In the simplest scenarios, whereby an end-client engages a contractor and pays their personal service company, the end-client will also be the “fee-payer”. It will need to do the status determination statement and will be responsible for PAYE if the employee is deemed employed. 

In other cases, an end-client may pay an agency (or other provider) which in turn pays the contractor’s personal services company. The agency will then be the “fee-payer” and will be liable for PAYE, provided that the end-client has fulfilled its own responsibility to determine the employment status of the contractor (and to pass the status determination statement to the agency and the worker).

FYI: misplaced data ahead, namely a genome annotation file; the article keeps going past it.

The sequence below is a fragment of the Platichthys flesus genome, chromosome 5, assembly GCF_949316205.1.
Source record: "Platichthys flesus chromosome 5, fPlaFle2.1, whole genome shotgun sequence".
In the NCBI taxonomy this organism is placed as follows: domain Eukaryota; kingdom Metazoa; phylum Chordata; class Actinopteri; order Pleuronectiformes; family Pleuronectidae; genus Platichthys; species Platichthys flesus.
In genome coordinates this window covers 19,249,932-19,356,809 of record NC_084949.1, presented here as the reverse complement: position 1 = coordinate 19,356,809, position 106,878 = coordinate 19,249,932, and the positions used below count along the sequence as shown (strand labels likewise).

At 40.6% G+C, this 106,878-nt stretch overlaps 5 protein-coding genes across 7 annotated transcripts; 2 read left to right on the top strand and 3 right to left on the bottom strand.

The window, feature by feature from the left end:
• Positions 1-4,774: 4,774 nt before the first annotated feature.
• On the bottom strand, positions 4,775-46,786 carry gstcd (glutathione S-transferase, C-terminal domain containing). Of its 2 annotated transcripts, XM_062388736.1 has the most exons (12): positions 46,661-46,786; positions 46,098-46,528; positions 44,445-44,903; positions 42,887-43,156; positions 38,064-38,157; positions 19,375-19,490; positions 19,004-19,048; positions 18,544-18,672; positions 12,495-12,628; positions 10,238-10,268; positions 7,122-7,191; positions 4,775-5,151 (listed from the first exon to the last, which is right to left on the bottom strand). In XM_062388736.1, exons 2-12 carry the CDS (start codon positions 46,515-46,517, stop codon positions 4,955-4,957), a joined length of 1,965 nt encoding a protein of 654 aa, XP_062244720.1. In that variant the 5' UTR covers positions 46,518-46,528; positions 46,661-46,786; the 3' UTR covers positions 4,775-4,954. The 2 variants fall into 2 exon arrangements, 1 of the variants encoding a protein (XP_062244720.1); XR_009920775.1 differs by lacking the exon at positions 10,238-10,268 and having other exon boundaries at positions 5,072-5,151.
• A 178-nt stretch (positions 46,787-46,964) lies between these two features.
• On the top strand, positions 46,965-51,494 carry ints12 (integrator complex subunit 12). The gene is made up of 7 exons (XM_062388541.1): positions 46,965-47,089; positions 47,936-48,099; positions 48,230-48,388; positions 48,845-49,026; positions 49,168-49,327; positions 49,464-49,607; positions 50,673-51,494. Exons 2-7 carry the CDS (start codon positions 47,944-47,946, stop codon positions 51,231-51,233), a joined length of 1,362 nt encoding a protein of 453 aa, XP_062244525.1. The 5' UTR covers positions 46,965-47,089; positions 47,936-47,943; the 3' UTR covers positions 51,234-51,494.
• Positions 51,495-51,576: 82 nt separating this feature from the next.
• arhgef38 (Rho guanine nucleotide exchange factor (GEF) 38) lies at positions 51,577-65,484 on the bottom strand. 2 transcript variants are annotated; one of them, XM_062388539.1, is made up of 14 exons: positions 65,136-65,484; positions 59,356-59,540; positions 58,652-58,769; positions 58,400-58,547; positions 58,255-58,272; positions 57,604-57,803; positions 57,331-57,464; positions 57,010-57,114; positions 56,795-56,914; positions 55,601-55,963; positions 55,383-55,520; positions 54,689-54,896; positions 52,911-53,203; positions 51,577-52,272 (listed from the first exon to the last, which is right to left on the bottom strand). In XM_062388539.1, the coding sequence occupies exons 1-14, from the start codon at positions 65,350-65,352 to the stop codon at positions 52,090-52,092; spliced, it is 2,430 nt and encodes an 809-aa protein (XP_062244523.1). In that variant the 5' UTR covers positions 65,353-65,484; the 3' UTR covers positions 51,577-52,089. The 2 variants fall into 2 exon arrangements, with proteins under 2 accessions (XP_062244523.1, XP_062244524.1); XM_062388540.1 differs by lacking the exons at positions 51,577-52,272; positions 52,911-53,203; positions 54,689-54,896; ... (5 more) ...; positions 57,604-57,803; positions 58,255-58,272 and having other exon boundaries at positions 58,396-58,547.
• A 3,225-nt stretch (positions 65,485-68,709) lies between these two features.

It's important to note that when someone is employed and already subject to PAYE in respect of the engagement, the IR35 rules do not apply. As such, many end-clients are not willing to take on responsibility for determining status. Many of the banks, for example, are choosing to stop using any staff provided via intermediaries or personal service companies. Instead, they are insisting that all staff that they are provided with must already be run through payroll as employees of the agency or other entity that provide them.

How can companies prepare for the new IR35 rules?

In terms of how to prepare, the way the new rules will affect those involved will differ from the perspective of an end-client, a fee-payer or a contractor: